In the tradition of agenda-setting classics like Clay Christensen’s The Innovator’s Dilemma, McAfee and Brynjolfsson deliver both a penetrating analysis of a new world and a toolkit for thriving in it. For startups and established businesses, or for anyone interested in what the future holds, Machine, Platform, Crowd is essential reading.
The Power of Onlyness: Make Your Wild Ideas Mighty Enough to Dent the World by Nilofer Merchant, Viking
A leading business strategist explains how to identify your passion, use social media to find others who share a common purpose, and act together to bring about change.
Most of us long to make a dent in the universe, to leave a world that’s different and better than the one we’re born into. Until now the only way to pursue this goal systematically was by joining an institution—a big company, the military, the church—and rise in the ranks. But today we’re living at the leading edge of an entirely new era when ordinary people can, by using social technologies, connect with others to achieve extraordinary things without the backing of powerful people and organizations.
In The Power of Onlyness, Nilofer Merchant, a respected thought leader in business and entrepreneurship who won the Thinkers 50 Award in 2013 as someone who will “strongly influence the way managers manage and lead organizations going into the future,” offers a guidebook for making a difference. It shows how to embrace what makes you and your particular passion truly unique, tap into that passion, find and enlist allies, and get real results by guiding and galvanizing a crowd of like-minded peers. It explains how to make the crucial leap from “me” to “us,” how to avoid starting a movement where everyone feels good but nothing actually happens, and how to get things done in people-powered collaborations that create lasting change.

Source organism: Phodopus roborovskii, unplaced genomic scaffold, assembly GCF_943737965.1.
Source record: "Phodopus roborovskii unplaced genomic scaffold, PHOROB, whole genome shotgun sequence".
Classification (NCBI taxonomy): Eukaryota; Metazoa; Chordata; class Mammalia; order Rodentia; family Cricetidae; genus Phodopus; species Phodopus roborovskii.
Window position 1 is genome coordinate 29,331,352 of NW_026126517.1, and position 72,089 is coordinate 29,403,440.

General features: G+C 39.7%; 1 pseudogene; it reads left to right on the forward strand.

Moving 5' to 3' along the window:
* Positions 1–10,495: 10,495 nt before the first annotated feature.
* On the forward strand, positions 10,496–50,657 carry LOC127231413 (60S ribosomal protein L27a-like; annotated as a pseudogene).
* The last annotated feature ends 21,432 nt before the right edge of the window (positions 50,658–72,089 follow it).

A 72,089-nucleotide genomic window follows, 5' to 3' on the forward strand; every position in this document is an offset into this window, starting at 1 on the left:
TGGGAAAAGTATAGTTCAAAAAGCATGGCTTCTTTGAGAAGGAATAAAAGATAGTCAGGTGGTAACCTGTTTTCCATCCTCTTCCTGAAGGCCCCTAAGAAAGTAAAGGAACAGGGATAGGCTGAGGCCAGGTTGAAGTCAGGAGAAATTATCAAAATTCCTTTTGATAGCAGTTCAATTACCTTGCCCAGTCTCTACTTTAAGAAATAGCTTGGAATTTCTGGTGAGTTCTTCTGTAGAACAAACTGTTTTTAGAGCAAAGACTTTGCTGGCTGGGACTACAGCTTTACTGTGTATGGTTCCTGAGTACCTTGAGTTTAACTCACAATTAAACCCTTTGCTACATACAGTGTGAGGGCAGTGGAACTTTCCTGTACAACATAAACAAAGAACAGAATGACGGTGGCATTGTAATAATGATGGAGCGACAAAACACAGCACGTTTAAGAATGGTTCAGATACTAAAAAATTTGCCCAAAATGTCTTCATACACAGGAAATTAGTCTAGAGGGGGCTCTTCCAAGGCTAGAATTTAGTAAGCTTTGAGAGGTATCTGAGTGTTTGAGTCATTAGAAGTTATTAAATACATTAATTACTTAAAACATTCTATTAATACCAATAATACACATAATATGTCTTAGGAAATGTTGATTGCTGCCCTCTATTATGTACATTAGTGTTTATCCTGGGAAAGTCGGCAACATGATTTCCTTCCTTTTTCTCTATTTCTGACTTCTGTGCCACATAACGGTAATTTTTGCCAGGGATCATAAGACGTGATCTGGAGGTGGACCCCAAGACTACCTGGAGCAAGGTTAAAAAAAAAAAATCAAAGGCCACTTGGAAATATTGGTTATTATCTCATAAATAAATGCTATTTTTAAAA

Filled with accounts of ordinary people that exploited the possibilities of this new era, The Power of Onlyness demonstrates how the power of one can be tapped into to enlist the power of many. People like Ryan Andresen, a teenager who came out as gay and swayed the Boy Scouts of America to include “different” kids like him. Or Kimberly Bryant, who established Black Girls Code to provide young and pre-teen girls of color opportunities to learn in-demand skills in technology and computer programming; or Jamie Heywood, who began Patients Like Me as a web community which is now a home for 350,000 users to report their experiences of 2,400 different conditions. These change agents had to blaze their own trails because they possessed no map, and their stories illuminate a path for the rest of us.
From one of the most influential scientists of our time, a dazzling exploration of the hidden laws that govern the life cycle of everything from plants and animals to the cities we live in.
The former head of the Sante Fe Institute, visionary physicist Geoffrey West is a pioneer in the field of complexity science, the science of emergent systems and networks. The term “complexity” can be misleading, however, because what makes West’s discoveries so beautiful is that he has found an underlying simplicity that unites the seemingly complex and diverse phenomena of living systems, including our bodies, our cities and our businesses.